Category Archives: Asides

The Jon Huntsman Syndrome (An Insiders Look at the GOP)

Liz Mair is a political consultant that has worked for various Republican campaigns such as John McCain’s 2008 presidential run. She also a great blogger and I wished she blogged more. Back in February, she posted  about what’s wrong with the GOP. It’s a good take on the current state of the Party.

Here’s a taste:

Everyone knows that Todd Akin, Christine O’Donnell and Sharron Angle were not good candidates. What a lot of people don’t seem to recognize is that their opponents, even though they looked like they would perform better based on on-paper attributes, were even worse candidates. How do I know this? They lost to Todd Akin, Christine O’Donnell and Sharron Angle. I’m serious. Think about that for a minute.

Now, I come from the more moderate end of the GOP, and cut my teeth as a blogger as an advocate for moderate Republicans. A lot of people in that part of the party will be inclined to respond to this criticism by saying, “no, they weren’t worse candidates, it’s just that the party is so extreme that more moderate/mainstream candidates can’t win over the base.”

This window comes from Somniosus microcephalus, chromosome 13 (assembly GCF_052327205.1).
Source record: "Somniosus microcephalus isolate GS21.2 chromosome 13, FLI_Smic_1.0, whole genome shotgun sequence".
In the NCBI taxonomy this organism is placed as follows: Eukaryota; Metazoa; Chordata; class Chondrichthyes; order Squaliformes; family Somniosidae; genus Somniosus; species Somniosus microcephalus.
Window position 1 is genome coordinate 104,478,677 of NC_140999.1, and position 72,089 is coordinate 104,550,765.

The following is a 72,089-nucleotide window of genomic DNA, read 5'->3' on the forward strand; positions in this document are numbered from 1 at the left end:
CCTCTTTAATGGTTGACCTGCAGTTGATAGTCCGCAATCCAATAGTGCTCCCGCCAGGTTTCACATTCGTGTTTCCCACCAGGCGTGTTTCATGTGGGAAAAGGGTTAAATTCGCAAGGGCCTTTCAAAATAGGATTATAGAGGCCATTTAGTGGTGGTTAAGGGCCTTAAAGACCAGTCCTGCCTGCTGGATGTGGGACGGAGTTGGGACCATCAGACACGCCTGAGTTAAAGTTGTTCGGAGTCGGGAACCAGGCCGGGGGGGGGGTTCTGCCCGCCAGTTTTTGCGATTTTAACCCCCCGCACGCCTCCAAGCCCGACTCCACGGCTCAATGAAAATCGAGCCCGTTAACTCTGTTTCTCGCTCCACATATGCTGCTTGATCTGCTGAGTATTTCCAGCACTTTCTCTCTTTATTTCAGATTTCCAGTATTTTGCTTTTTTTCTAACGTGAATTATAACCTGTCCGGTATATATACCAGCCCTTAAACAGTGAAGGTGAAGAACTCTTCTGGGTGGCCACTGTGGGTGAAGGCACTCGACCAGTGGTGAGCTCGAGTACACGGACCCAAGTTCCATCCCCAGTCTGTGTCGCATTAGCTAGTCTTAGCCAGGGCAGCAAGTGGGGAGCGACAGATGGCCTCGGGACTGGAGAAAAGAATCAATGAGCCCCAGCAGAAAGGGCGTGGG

And it pains me to say it, but this is simply not true, and I’m going to throw out several names to prove it to you: Mark Kirk. Kelly Ayotte. Carly Fiorina. Dan Coats.

Kirk, Ayotte and Coats not only beat primary opponents widely considered to be more conservative than them, they also won in the general. Fiorina (for whom I consulted—full disclosure) won decisively in the primary besting an opponent generally regarded as more conservative than her (and for the record, California Republicans are more like Kansas Republicans than New York City Republicans). While ultimately losing in blue California, Fiorina lost by a lesser margin than did gubernatorial candidate Meg Whitman. She also beat the registration gap between Democrats and Republicans.

Now, not all of these people started off running campaigns that might be described as A+ (side note: In my experience, most campaigns suffer road bumps and hiccups on a fairly phenomenal scale for the first 2-8 weeks, anyway).

However, they did not assume they would coast to a victory and they took the job of campaigning very seriously.

Read the whole thing and see if we can shake the Jon Huntsman Syndrome.

The GOP and Redistribution

From Chris Ladd: